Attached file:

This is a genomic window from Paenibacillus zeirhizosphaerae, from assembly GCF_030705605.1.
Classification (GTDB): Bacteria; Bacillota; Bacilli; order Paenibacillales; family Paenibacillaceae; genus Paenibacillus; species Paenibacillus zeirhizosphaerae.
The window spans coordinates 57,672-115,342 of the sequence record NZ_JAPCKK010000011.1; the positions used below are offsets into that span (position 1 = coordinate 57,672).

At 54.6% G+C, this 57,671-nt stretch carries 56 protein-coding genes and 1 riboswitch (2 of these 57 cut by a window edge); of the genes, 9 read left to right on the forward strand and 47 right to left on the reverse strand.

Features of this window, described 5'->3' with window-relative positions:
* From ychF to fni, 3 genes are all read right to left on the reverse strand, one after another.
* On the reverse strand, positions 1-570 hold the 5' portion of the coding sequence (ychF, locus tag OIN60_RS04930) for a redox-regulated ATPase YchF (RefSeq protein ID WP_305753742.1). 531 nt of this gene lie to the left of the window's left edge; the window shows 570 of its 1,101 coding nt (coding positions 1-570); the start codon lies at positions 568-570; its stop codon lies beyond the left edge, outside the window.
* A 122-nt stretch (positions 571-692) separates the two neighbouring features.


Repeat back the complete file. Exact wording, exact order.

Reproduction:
This is a genomic window from Paenibacillus zeirhizosphaerae, from assembly GCF_030705605.1.
Classification (GTDB): Bacteria; Bacillota; Bacilli; order Paenibacillales; family Paenibacillaceae; genus Paenibacillus; species Paenibacillus zeirhizosphaerae.
The window spans coordinates 57,672-115,342 of the sequence record NZ_JAPCKK010000011.1; the positions used below are offsets into that span (position 1 = coordinate 57,672).

At 54.6% G+C, this 57,671-nt stretch carries 56 protein-coding genes and 1 riboswitch (2 of these 57 cut by a window edge); of the genes, 9 read left to right on the forward strand and 47 right to left on the reverse strand.

Features of this window, described 5'->3' with window-relative positions:
* From ychF to fni, 3 genes are all read right to left on the reverse strand, one after another.
* On the reverse strand, positions 1-570 hold the 5' portion of the coding sequence (ychF, locus tag OIN60_RS04930) for a redox-regulated ATPase YchF (RefSeq protein ID WP_305753742.1). 531 nt of this gene lie to the left of the window's left edge; the window shows 570 of its 1,101 coding nt (coding positions 1-570); the start codon lies at positions 568-570; its stop codon lies beyond the left edge, outside the window.
* A 122-nt stretch (positions 571-692) separates the two neighbouring features.